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Our World, Distractions and Baseball

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No matter what is going on in our lives, we still have baseball

Atlanta Braves v Philadelphia Phillies Photo by Rob Tringali/Getty Images

This isn’t the best time in the world today. Many people are still talking about the election in our country and are hurt, saddened, concerned, and worried. On the other end of the spectrum, you have those that are ecstatic, encouraged, reinvigorated, and even hopeful. Whoa, whoa, don’t leave - this post is not about politics. My knowledge and depth of the issues is not broad enough to get into it, and quite frankly, I’m weary of hearing it anyway.

Instead, this is about life and baseball. It’s about how baseball can help. It’s about how baseball can distract. It’s about how baseball can heal.

You see, this past week, my wife and I celebrated the fourth birthday of our son. However, we never got to meet him. We never got to hear him laugh. We never got to him cry. We never got to clean his scraped knees. We never got to cheer him making solid contact with a ball using his new bat. That’s because we lost my son to stillbirth four years ago.

There are things that hurt. Losing a parent ranks right near the top. Even losing a cherished pet lingers on your mind for far too long. Yet losing a child is something that I hope no one ever has to endure. It is a pain far worse than you can even imagine. It’s taking everything you’ve worked for as a couple and ripping it apart. There is nothing harder than watching your wife/significant other go through that process of no longer feeling the kicks inside, of having hopelessness. You sit up at night and wonder, what did I do to deserve this? Was it something I did? Something I said? There are no answers. Instead, you look for ways to distract yourself.

For me, that’s baseball.

You see, in the months following our loss, my wife booked a trip for us to attend Spring Training in Clearwater. It wasn’t the trip we wanted to take at the time, as it was around our son’s expected due date. However, we went, hoping that our shared love of the game (and the Phillies) would help distract us from the pain that we would be feeling those days in Florida. It was there that I found how baseball can make for one of the best distractions around.

When you go early, you see the younger guys still trying to make the team, even though they might have a veteran blocking their dream. You get to share the love of the game with thousands of others who take their time from their busy work lives in the dead of winter to go and begin to scratch that itch that has been missing since the final out of the World Series. You can sit beyond the outfield grass, soaking in the sun at a time when the cold of winter chills your very soul.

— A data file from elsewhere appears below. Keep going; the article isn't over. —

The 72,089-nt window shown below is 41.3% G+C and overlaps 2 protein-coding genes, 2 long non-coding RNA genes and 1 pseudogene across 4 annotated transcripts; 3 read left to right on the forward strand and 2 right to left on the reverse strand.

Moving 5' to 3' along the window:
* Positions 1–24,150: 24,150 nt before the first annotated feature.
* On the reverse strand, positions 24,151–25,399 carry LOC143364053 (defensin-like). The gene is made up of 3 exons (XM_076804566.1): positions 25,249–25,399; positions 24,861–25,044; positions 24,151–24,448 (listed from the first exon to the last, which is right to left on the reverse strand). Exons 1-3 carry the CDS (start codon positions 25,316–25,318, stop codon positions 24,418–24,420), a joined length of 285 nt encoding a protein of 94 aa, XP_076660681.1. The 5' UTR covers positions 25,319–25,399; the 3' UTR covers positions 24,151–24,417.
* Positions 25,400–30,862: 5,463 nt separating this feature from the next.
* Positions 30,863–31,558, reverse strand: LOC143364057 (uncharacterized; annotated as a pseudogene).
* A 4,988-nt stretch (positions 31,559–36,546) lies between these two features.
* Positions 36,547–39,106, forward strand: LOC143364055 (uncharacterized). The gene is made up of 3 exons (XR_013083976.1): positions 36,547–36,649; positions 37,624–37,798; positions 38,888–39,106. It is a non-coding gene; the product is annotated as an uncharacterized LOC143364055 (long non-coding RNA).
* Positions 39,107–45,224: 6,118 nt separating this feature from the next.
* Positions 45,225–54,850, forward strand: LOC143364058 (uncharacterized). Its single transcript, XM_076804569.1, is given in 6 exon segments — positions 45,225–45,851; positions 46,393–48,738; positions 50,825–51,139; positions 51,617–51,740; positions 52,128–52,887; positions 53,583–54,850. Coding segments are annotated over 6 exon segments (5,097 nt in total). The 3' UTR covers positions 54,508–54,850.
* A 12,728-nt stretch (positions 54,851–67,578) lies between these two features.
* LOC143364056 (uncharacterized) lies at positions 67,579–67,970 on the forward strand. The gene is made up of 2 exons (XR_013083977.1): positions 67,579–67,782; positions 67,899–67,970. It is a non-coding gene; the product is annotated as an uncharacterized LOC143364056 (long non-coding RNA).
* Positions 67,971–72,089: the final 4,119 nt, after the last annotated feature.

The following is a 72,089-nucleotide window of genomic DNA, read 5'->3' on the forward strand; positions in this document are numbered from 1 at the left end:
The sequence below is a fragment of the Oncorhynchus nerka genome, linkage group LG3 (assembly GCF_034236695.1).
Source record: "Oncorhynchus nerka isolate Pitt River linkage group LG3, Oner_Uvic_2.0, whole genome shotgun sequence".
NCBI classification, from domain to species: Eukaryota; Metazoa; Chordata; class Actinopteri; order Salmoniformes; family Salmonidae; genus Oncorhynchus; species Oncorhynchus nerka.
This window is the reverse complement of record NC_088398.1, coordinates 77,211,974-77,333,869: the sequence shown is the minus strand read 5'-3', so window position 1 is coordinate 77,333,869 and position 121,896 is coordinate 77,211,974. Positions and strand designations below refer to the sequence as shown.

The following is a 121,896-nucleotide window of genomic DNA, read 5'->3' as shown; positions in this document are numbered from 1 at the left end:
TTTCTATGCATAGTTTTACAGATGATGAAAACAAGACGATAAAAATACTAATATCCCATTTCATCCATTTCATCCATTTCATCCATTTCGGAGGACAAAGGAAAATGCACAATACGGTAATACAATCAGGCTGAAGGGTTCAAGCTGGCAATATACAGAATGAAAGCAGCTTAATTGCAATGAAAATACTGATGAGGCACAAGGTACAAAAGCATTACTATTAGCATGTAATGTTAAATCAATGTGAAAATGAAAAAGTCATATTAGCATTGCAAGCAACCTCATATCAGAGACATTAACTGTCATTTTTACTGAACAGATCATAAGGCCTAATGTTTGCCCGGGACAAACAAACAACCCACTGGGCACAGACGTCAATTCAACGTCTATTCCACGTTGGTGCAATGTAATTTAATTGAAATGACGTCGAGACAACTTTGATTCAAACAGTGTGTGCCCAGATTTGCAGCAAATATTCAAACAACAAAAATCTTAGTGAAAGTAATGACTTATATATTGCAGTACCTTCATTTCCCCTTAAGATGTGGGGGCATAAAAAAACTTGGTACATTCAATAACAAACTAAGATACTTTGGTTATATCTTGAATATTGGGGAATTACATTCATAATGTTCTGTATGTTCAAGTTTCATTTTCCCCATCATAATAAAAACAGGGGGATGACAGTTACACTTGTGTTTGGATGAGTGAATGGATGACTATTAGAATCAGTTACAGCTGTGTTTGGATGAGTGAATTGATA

And suddenly, you’re distracted.

See, in this current climate of what seems like 24-hour negativity, we need a distraction. I’ve been a part of conversations where people are just terrified of what the future holds. Communities of people fear for what could happen to their lives and the upheaval that has been bandied about. I’m not going to sit here and pontificate about either position of the debate, telling one side that they are right or wrong.

Instead, let me recommend this game we all love as a way of distracting you from these worries. Instead of reading about the latest cabinet post that was filled, immerse yourself in why signing Jeremy Hellickson to a qualifying offer is not the worst thing in the world. Instead of wondering how long the violence will last in certain pockets of the world, dig through the archives of Youtube and re-live an old Harry Kalas broadcast of a game. Talk to fans about their opinions on how the roster is shaping up and make yours known (respectfully, of course). Any of these will help take your mind off of the world, if only for a moment or two.

I’m not trying to render these topics happening in our world today meaningless - they most certainly are. However, whenever you need something to take your mind off of the weight and gravity of the current situations, let baseball help distract you. It helped me. It has helped countless others before us. And hopefully, it will help others for years to come.